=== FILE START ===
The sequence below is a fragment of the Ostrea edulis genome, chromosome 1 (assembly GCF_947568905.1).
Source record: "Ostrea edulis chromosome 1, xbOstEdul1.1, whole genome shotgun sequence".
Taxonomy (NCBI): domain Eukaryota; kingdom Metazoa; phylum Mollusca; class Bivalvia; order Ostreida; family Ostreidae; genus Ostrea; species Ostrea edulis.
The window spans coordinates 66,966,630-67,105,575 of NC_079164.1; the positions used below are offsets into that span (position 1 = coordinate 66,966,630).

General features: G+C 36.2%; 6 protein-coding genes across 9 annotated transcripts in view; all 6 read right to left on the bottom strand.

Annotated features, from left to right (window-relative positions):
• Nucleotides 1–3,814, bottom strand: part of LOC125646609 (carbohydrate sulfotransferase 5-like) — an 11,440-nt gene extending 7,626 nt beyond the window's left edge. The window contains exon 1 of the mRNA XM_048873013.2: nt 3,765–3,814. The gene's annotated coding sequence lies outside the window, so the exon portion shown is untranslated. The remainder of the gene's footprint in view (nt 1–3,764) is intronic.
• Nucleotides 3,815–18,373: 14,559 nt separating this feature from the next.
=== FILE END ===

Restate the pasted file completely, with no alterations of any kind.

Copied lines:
The sequence below is a fragment of the Ostrea edulis genome, chromosome 1 (assembly GCF_947568905.1).
Source record: "Ostrea edulis chromosome 1, xbOstEdul1.1, whole genome shotgun sequence".
Taxonomy (NCBI): domain Eukaryota; kingdom Metazoa; phylum Mollusca; class Bivalvia; order Ostreida; family Ostreidae; genus Ostrea; species Ostrea edulis.
The window spans coordinates 66,966,630-67,105,575 of NC_079164.1; the positions used below are offsets into that span (position 1 = coordinate 66,966,630).

General features: G+C 36.2%; 6 protein-coding genes across 9 annotated transcripts in view; all 6 read right to left on the bottom strand.

Annotated features, from left to right (window-relative positions):
• Nucleotides 1–3,814, bottom strand: part of LOC125646609 (carbohydrate sulfotransferase 5-like) — an 11,440-nt gene extending 7,626 nt beyond the window's left edge. The window contains exon 1 of the mRNA XM_048873013.2: nt 3,765–3,814. The gene's annotated coding sequence lies outside the window, so the exon portion shown is untranslated. The remainder of the gene's footprint in view (nt 1–3,764) is intronic.
• Nucleotides 3,815–18,373: 14,559 nt separating this feature from the next.